• First iPod:October 23, 2001Black Mp3 player: May 1998, “Diamond Multimedia Rio PMP300”AestheticAn aesthetic product has an inherent power of being able to engage and immediately appeal to its users’ senses.Good businessA good design does well in the competition and stands out in a competitive market. Steal like an artist. Originality does not necessarily mean it is a better design. (a book by by Austin Kleon)
  • 9:30amGood design is understood. You may not think “Wow. That is really well designed and made my experience better.” But you do know when something is overly complicated or hard to use. No more listening to us talk. Now it’s time for you to apply your intrinsic, natural design instincts to B-Cycle. Use whatever notes you have from your HW to share what you found with your group. You have two color stickies on your table. AS A GROUP -- Select one color to write down good things you noticed during your user research and the other to write down the bad things you noticed. Write them all down – get it off your chest, don’t worry about spelling, grammar, logic, etc. We just want to hear what you found to be good and what you found to be bad.Plan to spend about 15 minutes discussing and writing10:00After 15 minutes – Now take a few minutes to pick the top 3 good and the bottom 3 bad. Pick someone to present those with a short explanation of why you picked those good and bad things.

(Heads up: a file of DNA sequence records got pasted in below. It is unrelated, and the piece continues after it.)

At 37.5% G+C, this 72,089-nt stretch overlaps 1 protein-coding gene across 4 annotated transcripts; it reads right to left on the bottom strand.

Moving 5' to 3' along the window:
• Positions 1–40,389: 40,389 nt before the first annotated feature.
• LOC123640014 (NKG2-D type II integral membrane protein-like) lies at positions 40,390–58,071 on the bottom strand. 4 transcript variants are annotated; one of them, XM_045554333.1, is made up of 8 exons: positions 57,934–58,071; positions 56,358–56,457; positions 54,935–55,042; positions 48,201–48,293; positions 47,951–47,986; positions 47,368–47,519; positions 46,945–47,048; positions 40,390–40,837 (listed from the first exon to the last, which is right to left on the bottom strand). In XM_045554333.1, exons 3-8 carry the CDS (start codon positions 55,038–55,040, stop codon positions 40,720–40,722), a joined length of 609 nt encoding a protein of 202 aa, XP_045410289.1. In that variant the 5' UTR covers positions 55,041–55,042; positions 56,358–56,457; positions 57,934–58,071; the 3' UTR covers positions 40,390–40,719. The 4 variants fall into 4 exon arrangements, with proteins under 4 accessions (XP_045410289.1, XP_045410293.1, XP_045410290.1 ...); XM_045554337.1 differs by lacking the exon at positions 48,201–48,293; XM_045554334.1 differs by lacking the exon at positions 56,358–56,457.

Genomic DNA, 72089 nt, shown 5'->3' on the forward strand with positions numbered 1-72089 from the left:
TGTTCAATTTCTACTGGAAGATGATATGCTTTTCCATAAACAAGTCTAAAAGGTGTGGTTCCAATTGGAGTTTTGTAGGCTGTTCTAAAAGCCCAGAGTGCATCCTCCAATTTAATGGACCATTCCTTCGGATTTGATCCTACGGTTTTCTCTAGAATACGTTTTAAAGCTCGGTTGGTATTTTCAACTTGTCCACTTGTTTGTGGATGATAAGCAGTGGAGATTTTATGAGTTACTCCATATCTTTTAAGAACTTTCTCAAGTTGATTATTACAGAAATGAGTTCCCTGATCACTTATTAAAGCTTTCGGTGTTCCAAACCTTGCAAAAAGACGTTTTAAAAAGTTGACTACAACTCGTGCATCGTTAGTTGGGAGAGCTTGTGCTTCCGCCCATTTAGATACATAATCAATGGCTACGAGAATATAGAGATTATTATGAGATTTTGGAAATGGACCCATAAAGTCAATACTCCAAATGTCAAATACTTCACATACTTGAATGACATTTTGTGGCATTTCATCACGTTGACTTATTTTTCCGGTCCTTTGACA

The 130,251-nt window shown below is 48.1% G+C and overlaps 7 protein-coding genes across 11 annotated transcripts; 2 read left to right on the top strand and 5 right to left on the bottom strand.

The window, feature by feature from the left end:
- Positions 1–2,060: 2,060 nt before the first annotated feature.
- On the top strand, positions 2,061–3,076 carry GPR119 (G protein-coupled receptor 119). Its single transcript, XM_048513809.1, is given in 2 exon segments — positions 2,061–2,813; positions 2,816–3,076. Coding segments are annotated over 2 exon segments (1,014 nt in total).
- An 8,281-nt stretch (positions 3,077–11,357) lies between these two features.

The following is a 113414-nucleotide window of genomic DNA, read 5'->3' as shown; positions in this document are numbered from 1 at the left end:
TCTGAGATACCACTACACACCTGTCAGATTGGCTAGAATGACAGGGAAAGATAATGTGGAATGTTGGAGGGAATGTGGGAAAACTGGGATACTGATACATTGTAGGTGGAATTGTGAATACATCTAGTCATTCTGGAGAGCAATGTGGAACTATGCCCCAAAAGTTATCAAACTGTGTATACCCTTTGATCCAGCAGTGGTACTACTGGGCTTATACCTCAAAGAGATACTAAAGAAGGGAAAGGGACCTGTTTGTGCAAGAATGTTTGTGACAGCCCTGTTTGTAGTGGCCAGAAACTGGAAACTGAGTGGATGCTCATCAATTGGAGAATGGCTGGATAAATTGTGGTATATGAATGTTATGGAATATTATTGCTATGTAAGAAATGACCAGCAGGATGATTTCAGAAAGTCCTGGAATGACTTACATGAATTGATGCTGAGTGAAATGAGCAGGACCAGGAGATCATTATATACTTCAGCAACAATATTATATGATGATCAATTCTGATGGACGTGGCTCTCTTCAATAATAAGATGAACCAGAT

• 11amEveryone take a sheet of paper and a marker. Draw a stick figure in the middle of the page. Don’t worry about artistry– this is just an exercise to get you thinking from the user’s point of view. (And artists, don’t waste time on detail, this is just a thinking exercise! NOT a drawing exercise!) 11:05We are now going to come up with “Personas” (anyone know what a persona is?) .  [CLICK]Personas are archetype or characters that represent people you are targeting. Personas aren’t a job description, they are more of a biography of a typical person and how they would interact with and what they would want from your product. Use them to help guide decisions about product features, navigation, interactions, and even visual design. Here’s an example:[page down for sample]
  • 11:10This is John. This persona sketch was created for a charity website. John is a Donor, not the person who runs the charity, or a volunteer. He is a typical person the web site would be targeting. He wants to do the right thing and give money, but he is stressed out about figuring out what the best place to donate to.
  • 11:15Now here’s another persona that engages with this charity. But she has very different needs than John. Mary is in charge of setting up outreach programs for her church. She has to find something she can get everyone to stand behind. There is always someone who disagrees so she needs facts, she needs motivation. Now spend 5 minutes thinking about your user. Feel free to start over and draw another figure. Your user does not have to be a customer. If your user research brought up some problems for the business side, the customer service staff, or the mechanics, that’s good too. 11:20[Page down]